In the Journals

Medicare Part D could save $14.4B using VA drug prices

If Medicare Part D paid prices for prescription medications similar to what the Department of Veterans Affairs pays, there could be an estimated annual savings of 38% to 50%, according to an analysis published in JAMA Internal Medicine.

“Several state and federal efforts to reduce prescription drug costs have proposed using the Department of Veterans Affairs (VA) as a model, given its ability to obtain deep discounts on medications through direct negotiation with pharmaceutical manufacturers and the use of a national formulary,” Brett Venker, PharmD, of the department of pharmacy at Veterans Affairs St. Louis Health Care System in St. Louis, and colleagues wrote. “We used the most recent national data available from Medicare and the VA to quantify the savings Medicare Part D would achieve if it paid the same prices for prescription drugs currently paid by the VA.”

Researchers collected data from CMS on Medicare Part D prescriptions between Jan. 1, 2011, and Dec. 31, 2016. Using the generic product name, they determined gross Medicare spending on each medication, along with the quantity dispensed and the number of claims.

The analysis consisted of the top 50 oral drugs dispensed based on Medicare spending.

If Medicare Part D paid prices for prescription medications similar to what the Department of Veterans Affairs pays, there could be an estimated annual savings of 38% to 50%.
Source: Adobe Stock

Researchers then identified matches between Medicare medications and prescriptions dispensed by the VA from 2011 to 2016, considering all comparable data, and calculating how much Medicare would spend annually if it paid VA prices for the same quantity.

The researchers also noted that they made two adjustments to Medicare spending, including not accounting for rebates and subtracting a dispensing fee so that the Medicare data would more accurately match the VA drug spending data.

The analysis revealed that annual net Medicare Part D spending on the top 50 oral drugs ranged from $26.3 billion in 2011 to $32.5 billion in 2016. If Medicare Part D used VA prices in 2016, the cost would have been $18 billion, for a savings of $14.4 billion or approximately 44%.

Researchers found that results were similar when looking at estimated savings from 2011 and 2015, which ranged from 38% to 50%.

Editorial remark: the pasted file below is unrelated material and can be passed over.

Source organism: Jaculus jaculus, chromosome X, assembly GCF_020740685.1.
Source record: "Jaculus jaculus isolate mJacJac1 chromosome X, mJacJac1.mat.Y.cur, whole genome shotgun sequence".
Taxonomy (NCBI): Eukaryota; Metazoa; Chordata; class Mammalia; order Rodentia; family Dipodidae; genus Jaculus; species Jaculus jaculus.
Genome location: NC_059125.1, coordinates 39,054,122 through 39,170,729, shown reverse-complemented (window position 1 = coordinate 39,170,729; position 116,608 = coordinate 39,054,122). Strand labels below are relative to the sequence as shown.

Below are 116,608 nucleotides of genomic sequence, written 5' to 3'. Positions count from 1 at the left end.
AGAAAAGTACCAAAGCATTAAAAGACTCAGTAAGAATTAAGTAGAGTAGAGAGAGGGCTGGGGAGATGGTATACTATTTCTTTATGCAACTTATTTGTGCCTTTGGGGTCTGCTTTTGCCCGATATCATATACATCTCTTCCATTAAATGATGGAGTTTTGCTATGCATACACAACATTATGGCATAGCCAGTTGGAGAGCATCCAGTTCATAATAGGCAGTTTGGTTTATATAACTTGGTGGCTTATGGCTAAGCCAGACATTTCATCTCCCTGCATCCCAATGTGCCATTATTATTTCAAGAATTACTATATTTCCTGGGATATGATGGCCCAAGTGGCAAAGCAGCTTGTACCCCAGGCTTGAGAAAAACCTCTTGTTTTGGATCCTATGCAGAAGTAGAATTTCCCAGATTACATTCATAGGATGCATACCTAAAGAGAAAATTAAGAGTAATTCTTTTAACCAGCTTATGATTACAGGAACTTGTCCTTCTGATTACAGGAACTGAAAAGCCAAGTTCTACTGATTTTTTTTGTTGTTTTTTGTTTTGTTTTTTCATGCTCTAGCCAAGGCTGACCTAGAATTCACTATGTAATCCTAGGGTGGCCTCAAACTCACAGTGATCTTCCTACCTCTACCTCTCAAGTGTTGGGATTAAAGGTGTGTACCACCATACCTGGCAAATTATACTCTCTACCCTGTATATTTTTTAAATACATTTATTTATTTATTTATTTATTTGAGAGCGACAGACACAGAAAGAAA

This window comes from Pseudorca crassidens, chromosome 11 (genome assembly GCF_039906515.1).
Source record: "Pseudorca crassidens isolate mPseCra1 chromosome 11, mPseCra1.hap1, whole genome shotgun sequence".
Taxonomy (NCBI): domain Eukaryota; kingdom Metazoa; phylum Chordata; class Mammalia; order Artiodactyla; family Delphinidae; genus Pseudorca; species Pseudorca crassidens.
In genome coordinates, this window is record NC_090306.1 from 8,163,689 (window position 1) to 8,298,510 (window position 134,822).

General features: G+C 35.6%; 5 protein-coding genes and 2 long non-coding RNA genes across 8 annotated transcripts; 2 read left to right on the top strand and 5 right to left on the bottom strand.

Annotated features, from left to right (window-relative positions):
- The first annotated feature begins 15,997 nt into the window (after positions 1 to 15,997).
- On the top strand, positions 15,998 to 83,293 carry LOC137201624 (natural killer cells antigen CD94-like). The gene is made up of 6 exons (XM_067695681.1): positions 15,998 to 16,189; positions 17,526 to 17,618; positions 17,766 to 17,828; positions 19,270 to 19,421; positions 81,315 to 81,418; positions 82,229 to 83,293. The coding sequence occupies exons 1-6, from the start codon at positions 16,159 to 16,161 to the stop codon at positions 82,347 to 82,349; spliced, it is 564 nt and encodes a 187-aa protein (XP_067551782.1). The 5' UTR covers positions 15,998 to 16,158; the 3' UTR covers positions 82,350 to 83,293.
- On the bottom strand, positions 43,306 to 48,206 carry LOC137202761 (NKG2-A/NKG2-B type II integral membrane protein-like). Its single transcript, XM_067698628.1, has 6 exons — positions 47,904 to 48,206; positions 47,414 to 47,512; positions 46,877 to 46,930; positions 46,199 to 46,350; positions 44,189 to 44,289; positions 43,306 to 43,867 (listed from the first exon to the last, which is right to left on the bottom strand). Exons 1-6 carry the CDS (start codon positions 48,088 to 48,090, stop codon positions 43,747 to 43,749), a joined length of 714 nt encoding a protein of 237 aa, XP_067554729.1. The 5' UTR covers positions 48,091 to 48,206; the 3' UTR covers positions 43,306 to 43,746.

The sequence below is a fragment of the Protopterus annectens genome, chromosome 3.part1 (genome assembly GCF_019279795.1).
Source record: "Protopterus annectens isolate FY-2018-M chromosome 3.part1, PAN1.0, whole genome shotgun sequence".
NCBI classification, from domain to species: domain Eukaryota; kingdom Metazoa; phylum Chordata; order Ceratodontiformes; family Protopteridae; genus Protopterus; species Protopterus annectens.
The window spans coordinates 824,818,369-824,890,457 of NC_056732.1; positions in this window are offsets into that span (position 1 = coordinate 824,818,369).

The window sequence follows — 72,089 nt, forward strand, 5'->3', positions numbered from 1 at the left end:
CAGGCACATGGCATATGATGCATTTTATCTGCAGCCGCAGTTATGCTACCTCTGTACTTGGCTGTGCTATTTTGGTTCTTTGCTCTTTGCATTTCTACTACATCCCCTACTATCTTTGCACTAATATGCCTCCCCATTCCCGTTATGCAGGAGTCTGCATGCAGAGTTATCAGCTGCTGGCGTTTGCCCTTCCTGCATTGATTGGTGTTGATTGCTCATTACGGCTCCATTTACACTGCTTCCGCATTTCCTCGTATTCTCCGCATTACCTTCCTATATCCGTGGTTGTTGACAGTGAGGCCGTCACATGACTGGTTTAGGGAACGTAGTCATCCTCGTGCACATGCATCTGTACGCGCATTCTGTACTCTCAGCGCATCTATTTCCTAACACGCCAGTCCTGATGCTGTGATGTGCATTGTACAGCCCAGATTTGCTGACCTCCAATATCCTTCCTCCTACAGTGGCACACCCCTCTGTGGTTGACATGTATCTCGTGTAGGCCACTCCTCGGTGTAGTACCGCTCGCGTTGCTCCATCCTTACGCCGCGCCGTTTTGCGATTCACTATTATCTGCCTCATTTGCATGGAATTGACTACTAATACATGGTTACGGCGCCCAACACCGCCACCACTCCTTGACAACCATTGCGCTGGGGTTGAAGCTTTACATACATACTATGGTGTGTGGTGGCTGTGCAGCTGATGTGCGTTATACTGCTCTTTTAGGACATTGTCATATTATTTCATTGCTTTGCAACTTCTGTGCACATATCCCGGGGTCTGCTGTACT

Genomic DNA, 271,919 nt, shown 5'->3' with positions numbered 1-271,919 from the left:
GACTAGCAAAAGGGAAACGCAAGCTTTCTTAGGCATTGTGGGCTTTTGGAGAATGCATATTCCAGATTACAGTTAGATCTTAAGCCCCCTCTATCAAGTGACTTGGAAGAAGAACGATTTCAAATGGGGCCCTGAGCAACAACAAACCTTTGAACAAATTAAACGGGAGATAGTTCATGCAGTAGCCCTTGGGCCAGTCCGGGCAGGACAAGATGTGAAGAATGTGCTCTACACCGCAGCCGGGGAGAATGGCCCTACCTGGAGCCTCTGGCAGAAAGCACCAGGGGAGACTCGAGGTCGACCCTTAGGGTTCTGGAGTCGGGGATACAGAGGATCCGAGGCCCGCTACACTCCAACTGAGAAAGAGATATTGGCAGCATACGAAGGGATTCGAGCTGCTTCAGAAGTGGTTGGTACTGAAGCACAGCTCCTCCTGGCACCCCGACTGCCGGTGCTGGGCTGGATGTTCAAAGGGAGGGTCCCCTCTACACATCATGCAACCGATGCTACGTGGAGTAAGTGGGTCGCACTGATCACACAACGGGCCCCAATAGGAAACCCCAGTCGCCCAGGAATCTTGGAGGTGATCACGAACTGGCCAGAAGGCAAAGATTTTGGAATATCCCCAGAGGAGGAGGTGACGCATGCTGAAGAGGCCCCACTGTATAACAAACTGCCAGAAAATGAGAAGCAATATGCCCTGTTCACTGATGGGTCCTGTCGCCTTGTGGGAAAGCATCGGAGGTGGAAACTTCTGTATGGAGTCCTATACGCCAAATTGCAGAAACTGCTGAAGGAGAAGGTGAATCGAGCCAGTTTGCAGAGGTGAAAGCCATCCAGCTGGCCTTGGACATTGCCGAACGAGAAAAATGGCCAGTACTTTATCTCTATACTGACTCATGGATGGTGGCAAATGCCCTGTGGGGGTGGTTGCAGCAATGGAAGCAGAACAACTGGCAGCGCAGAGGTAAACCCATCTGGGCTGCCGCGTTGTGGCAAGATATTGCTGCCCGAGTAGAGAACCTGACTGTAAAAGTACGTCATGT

“To our knowledge, this is the most up-to-date analysis that directly compares prices between Medicare Part D and the VA, accounting for estimated rebates and using actual VA prices as opposed to publicly reported federal supply schedule prices,” the researchers wrote. “Our analysis of potential savings is conservative by studying only 50 drugs, omitting many high-cost medications with injectable formulations, and focusing on price only without accounting for changes in use that could also lead to savings.” – by Melissa J. Webb

Disclosures: The authors report no relevant financial disclosures.

 

If Medicare Part D paid prices for prescription medications similar to what the Department of Veterans Affairs pays, there could be an estimated annual savings of 38% to 50%, according to an analysis published in JAMA Internal Medicine.

“Several state and federal efforts to reduce prescription drug costs have proposed using the Department of Veterans Affairs (VA) as a model, given its ability to obtain deep discounts on medications through direct negotiation with pharmaceutical manufacturers and the use of a national formulary,” Brett Venker, PharmD, of the department of pharmacy at Veterans Affairs St. Louis Health Care System in St. Louis, and colleagues wrote. “We used the most recent national data available from Medicare and the VA to quantify the savings Medicare Part D would achieve if it paid the same prices for prescription drugs currently paid by the VA.”

Researchers collected data from CMS on Medicare Part D prescriptions between Jan. 1, 2011, and Dec. 31, 2016. Using the generic product name, they determined gross Medicare spending on each medication, along with the quantity dispensed and the number of claims.

The analysis consisted of the top 50 oral drugs dispensed based on Medicare spending.

If Medicare Part D paid prices for prescription medications similar to what the Department of Veterans Affairs pays, there could be an estimated annual savings of 38% to 50%.
Source: Adobe Stock

Researchers then identified matches between Medicare medications and prescriptions dispensed by the VA from 2011 to 2016, considering all comparable data, and calculating how much Medicare would spend annually if it paid VA prices for the same quantity.

The researchers also noted that they made two adjustments to Medicare spending, including not accounting for rebates and subtracting a dispensing fee so that the Medicare data would more accurately match the VA drug spending data.

The analysis revealed that annual net Medicare Part D spending on the top 50 oral drugs ranged from $26.3 billion in 2011 to $32.5 billion in 2016. If Medicare Part D used VA prices in 2016, the cost would have been $18 billion, for a savings of $14.4 billion or approximately 44%.

Researchers found that results were similar when looking at estimated savings from 2011 and 2015, which ranged from 38% to 50%.

“To our knowledge, this is the most up-to-date analysis that directly compares prices between Medicare Part D and the VA, accounting for estimated rebates and using actual VA prices as opposed to publicly reported federal supply schedule prices,” the researchers wrote. “Our analysis of potential savings is conservative by studying only 50 drugs, omitting many high-cost medications with injectable formulations, and focusing on price only without accounting for changes in use that could also lead to savings.” – by Melissa J. Webb

Disclosures: The authors report no relevant financial disclosures.